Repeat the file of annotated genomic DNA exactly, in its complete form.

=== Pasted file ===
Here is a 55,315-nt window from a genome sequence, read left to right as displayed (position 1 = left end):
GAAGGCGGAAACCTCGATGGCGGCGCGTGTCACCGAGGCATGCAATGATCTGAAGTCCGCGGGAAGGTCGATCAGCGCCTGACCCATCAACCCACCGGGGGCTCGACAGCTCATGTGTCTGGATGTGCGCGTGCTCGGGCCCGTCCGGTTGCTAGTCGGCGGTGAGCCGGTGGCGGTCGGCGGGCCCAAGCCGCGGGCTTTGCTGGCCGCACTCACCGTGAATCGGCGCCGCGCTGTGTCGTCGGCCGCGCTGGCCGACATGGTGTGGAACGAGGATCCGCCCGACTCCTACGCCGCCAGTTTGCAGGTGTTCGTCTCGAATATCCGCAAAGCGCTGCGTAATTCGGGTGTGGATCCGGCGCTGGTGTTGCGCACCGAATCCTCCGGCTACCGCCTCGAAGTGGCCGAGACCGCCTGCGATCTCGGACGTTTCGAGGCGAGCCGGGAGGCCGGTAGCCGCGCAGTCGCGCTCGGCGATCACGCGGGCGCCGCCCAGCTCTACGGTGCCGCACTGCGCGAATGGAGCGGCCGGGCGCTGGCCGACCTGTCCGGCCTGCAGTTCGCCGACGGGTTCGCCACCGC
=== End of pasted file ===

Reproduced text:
Here is a 55,315-nt window from a genome sequence, read left to right as displayed (position 1 = left end):
GAAGGCGGAAACCTCGATGGCGGCGCGTGTCACCGAGGCATGCAATGATCTGAAGTCCGCGGGAAGGTCGATCAGCGCCTGACCCATCAACCCACCGGGGGCTCGACAGCTCATGTGTCTGGATGTGCGCGTGCTCGGGCCCGTCCGGTTGCTAGTCGGCGGTGAGCCGGTGGCGGTCGGCGGGCCCAAGCCGCGGGCTTTGCTGGCCGCACTCACCGTGAATCGGCGCCGCGCTGTGTCGTCGGCCGCGCTGGCCGACATGGTGTGGAACGAGGATCCGCCCGACTCCTACGCCGCCAGTTTGCAGGTGTTCGTCTCGAATATCCGCAAAGCGCTGCGTAATTCGGGTGTGGATCCGGCGCTGGTGTTGCGCACCGAATCCTCCGGCTACCGCCTCGAAGTGGCCGAGACCGCCTGCGATCTCGGACGTTTCGAGGCGAGCCGGGAGGCCGGTAGCCGCGCAGTCGCGCTCGGCGATCACGCGGGCGCCGCCCAGCTCTACGGTGCCGCACTGCGCGAATGGAGCGGCCGGGCGCTGGCCGACCTGTCCGGCCTGCAGTTCGCCGACGGGTTCGCCACCGC